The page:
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Why not mead in Flint Glass Bottles?

It’s interesting to see a local move toward selling mead in flint glass bottles. Interesting because we’ve also been interested in flint glass bottles over the last two years. But it’s not where we’re headed anymore and the explanation comes as three important reasons.

The first reason is flint glass is expensive per unit, especially as the decision to buy them would be purely driven by marketing. This drives profit per unit down and cost per unit up at a significant percentage that’s difficult to justify. The underlying marketing rationale is that pretty equates to expensive equates to a perception of premium quality. But because flint glass is expensive then overall profits drop or prices have to be higher (unless quantity sold is significantly increased). Flint glass for mead is almost faux-prestige and there are no free lunches in business.

The cost of flint glass in whiskey is more understandable. Whiskey is a prestige product with premium pricing and a wider market experience.

The second reason we’re no longer interested in flint glass is the cost per unit of shipping. A simple 500ml basquaise is just over 1KG when filled with mead. This may be neither here nor there to some sellers but the extra cost to bottle in flint glass potentially adds to shipping costs. Or, at least, this would hold true were we to ever ship further than the local market – say, mainland Australia, China, the United States or India. It’s a think big question about long term goals.

But our third reason is the true killer of flint glass in marketing mead products. Or any clear glass. And most, if not all, Tasmanian mead is marketed in clear glass bottles. That marketing theory is for mead to look pretty and inspire shallow knowledge purchases.

Unfortunately mead, like beer, spoils in sunlight. Mead has the best attributes of the vampire – it can last 1000+ years in the bottle if stored in a dark cool environment. But sit mead in clear glass on your windowsill or on a sunny loungeroom coffee table and it can acquire off flavours and changed colour. Mead and light are not best friends.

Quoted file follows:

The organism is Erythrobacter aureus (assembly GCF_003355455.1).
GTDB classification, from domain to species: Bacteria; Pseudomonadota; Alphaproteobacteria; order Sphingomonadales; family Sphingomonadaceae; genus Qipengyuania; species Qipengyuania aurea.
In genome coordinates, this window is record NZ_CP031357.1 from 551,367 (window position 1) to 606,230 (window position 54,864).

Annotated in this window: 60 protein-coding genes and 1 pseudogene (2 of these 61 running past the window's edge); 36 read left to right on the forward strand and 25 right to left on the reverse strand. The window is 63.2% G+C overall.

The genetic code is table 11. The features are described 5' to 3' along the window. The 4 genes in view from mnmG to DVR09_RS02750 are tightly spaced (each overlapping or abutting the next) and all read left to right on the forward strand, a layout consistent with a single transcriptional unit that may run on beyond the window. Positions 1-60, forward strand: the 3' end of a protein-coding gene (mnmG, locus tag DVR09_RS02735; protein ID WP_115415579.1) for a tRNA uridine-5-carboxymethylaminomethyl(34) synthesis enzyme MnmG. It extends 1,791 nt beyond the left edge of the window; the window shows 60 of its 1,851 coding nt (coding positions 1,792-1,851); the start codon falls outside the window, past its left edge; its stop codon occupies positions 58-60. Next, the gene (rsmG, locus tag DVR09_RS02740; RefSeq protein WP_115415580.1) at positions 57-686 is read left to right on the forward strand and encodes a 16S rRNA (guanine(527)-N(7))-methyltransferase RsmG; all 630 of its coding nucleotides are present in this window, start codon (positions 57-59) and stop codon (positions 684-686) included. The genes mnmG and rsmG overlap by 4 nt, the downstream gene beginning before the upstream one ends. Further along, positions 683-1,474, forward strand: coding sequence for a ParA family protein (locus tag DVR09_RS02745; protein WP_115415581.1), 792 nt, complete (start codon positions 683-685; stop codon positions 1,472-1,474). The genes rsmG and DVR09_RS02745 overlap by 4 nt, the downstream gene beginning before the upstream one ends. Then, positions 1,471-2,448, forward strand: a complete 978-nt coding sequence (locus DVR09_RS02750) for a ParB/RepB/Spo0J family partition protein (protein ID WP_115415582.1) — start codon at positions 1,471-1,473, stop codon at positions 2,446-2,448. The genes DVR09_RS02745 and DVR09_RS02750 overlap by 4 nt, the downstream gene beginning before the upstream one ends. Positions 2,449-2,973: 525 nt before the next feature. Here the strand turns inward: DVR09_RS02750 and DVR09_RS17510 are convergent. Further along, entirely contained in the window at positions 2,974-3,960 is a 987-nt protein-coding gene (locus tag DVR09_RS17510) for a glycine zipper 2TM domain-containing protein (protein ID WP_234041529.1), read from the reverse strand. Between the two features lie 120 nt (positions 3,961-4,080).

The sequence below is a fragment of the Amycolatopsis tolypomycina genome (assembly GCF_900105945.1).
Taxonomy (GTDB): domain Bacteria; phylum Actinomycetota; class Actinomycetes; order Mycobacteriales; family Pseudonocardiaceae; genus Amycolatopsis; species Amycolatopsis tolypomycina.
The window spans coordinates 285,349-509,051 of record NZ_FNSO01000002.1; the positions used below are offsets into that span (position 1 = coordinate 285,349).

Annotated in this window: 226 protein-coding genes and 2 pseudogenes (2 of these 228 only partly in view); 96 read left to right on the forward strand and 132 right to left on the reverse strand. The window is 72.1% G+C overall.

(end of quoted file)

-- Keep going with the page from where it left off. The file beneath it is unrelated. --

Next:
So marketing mead in clear glass is underpinned by the idea that it’s great for the seller. Pretty equates to selling. But it’s not always that great for the purchaser. When the product is taken home and left on a cabinet simply because it’s pretty there is no guarantee that light won’t negatively affect flavour and colour.

That’s the rationale behind our decision. If we can get off the ground, and it’s a long way from ever happening (and then some), we’re not going to be bottling into flint glass.

Add expense per unit to shipping costs and a potential of less quality at the time of consumption. Dark bottles and cans are our future. We won’t always be on the same road as everybody else and that’s fine. It’s always a good day for mead.

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About the Author

Steven Clark Steven Clark - the stand up guy on this site

My name is Steven Clark and I live in the Derwent Valley in Southern Tasmania. I have an MBA (Specialisation) and a Bachelor of Computing from the University of Tasmania. I'm a mazer & a yeast farmer (making beer, fruit wine and mead as by-products of continuous improvement in my farming practices). I'm a photographer, although my film cameras are currently silent. I do not tolerate idiots. I do not tolerate bigotry. I do not tolerate excuses. Let's be clear, if you sit with my enemies you my are my enemy for life.

Blogger. Thinker. Brewer. Drinker. Life partner to the amazing and incredible Megan.

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